Monday, December 5, 2011

Strong IPR laws help attract FDI, stops brain drain

Strong Intellectual Property Rights (IPR) laws will help attract Foreign Direct Investment (FDI) and create employment at home stopping brain drain, opined the experts.
"Strong IPR law is one of the three key issues that the American companies wishing to invest in any country look for," first secretary at the US embassy, who looks after Intellectual Property for the sub-continent, Kalpana Reddy, said at an interaction on 'Intellectual Property Rights: Current Scenario and Prospects in Nepal,' organised by the US Embassy and Samriddhi, The Prosperity Foundation here today.
The American companies look for open FDI policy, easy entry like simplified licensing policy and tax structure, and cheaper and quicker dispute settlement mechanism while investing in any country, she clarified, adding that Nepal can take benefit by attracting them as the issues of IPR has started cropping up in China and India, where they have strong presence at present.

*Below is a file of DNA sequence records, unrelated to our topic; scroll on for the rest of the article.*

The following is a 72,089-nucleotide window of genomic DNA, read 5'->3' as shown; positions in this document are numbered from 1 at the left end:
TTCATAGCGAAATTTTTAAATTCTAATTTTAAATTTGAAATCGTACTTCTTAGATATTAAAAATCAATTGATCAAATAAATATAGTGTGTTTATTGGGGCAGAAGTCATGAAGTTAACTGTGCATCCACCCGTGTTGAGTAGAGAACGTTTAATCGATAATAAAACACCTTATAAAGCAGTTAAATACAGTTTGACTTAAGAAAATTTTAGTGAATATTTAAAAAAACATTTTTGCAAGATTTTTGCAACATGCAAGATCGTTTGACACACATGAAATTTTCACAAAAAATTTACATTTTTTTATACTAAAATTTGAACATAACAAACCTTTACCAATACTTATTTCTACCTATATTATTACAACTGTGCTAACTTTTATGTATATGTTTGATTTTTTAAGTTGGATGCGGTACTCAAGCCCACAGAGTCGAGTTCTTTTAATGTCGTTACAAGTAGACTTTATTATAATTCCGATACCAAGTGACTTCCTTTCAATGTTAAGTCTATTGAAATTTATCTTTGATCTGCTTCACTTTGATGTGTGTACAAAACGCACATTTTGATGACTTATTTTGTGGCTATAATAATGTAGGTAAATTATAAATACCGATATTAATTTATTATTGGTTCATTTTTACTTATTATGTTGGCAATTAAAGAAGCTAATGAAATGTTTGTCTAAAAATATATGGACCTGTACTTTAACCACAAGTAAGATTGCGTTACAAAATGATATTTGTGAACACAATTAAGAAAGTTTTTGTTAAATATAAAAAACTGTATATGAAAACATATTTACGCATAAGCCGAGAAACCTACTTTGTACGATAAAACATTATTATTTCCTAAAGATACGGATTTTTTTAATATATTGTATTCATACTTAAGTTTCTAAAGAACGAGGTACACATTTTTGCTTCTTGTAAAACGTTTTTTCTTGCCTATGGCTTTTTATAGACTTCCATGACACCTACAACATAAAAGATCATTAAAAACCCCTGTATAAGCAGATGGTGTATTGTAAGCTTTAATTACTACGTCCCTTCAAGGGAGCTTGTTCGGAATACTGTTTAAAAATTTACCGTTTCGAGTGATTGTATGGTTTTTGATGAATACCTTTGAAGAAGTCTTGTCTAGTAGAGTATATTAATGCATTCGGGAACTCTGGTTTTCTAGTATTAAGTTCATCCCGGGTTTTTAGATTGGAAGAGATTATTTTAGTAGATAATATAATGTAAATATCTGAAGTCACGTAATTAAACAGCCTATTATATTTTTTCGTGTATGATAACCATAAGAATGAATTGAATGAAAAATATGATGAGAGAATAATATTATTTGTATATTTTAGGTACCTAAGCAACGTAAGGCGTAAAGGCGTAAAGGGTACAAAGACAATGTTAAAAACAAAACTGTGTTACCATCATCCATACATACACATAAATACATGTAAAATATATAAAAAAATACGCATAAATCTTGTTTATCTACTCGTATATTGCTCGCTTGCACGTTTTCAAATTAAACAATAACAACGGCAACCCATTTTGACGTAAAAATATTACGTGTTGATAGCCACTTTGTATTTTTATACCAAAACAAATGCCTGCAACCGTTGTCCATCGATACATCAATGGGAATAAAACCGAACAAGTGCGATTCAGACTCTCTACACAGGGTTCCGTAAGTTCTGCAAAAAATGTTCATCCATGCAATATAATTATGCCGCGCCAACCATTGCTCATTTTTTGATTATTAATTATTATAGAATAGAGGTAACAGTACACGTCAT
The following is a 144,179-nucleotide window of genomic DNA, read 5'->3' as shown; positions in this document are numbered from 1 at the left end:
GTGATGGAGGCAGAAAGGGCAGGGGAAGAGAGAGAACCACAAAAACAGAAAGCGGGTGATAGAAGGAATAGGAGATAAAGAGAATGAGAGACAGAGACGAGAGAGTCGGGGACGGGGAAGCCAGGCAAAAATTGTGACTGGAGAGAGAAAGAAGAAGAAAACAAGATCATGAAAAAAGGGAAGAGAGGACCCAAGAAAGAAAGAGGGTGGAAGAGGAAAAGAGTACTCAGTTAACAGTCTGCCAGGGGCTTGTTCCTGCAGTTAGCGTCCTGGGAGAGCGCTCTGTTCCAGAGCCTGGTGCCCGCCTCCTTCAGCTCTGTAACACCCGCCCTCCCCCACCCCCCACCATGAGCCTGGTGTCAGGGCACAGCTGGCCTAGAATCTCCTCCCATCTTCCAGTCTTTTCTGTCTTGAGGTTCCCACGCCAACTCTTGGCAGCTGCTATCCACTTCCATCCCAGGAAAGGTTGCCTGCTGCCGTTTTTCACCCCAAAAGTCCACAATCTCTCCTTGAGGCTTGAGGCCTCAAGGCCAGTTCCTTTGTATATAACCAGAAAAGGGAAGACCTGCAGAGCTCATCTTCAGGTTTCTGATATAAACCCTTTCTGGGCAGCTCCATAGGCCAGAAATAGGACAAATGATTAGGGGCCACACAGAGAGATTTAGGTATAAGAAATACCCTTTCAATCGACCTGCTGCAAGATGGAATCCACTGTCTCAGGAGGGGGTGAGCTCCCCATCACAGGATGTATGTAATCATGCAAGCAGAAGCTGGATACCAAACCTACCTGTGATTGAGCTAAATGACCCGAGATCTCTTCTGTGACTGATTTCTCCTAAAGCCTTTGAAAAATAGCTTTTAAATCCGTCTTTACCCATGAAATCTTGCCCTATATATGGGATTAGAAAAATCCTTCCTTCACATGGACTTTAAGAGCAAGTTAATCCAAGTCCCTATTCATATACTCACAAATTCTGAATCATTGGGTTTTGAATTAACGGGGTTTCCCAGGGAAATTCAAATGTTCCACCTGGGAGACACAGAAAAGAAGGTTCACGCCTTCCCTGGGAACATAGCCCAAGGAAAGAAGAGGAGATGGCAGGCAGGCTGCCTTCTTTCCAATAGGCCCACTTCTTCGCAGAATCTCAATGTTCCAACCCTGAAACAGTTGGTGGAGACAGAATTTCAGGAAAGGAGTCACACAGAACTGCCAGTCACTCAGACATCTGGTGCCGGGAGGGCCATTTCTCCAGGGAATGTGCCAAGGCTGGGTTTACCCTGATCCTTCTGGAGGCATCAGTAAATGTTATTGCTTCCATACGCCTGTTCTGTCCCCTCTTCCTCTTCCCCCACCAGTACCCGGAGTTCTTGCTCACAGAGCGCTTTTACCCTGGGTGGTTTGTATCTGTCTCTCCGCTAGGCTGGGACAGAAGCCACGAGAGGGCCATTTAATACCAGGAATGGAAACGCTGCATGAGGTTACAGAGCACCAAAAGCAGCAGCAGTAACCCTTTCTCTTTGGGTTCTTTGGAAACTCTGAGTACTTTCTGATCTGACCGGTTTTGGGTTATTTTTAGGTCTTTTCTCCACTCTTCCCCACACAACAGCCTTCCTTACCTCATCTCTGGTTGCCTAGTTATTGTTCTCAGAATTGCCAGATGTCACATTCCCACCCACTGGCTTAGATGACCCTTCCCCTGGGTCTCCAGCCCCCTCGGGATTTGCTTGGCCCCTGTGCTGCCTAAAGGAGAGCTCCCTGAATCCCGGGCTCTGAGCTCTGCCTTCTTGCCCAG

FDI does not only mean flow of cash, it also means technology transfer, Reddy added.
Agreeing with her, director of Microsoft Innovation Centre Nepal Allen Bailochan Tuladhar said that Intellectual Property Rights also creates wealth in the country and stop brain drain. "The country can have next Bill Gates, if the potential of some 58,000 IT graduates — produced in last one decade — could be exploited by ensuring them that government would protect their innovations," he said, adding that some 9,000 IT graduates enter the job market every year with dreams. "We have so many success stories of our young graduates and with strong IPR laws and conducive environment, the brain drain could be stopped benefitting the country."
However, it’s not that the country does not have any IPR laws to protect patent, design, and trade marks. "But the government needs to revise and update current IPR laws," advocate Sajjan Bar Singh Thapa, said, adding that the government has to revise it also due to its commitment to global trade regime. "By 2013, the government must have updated Copy Right Act according to its commitment World Trade Organisation (WTO).
"Earlier deputy chief of mission of the US Embassy Patricia Mahoney and immediate past president of Federation of Nepalese Chambers of Commerce and Industry (FNCCI) Kush Kumar Joshi also shed light on importance of IPR and its benefit to the country.

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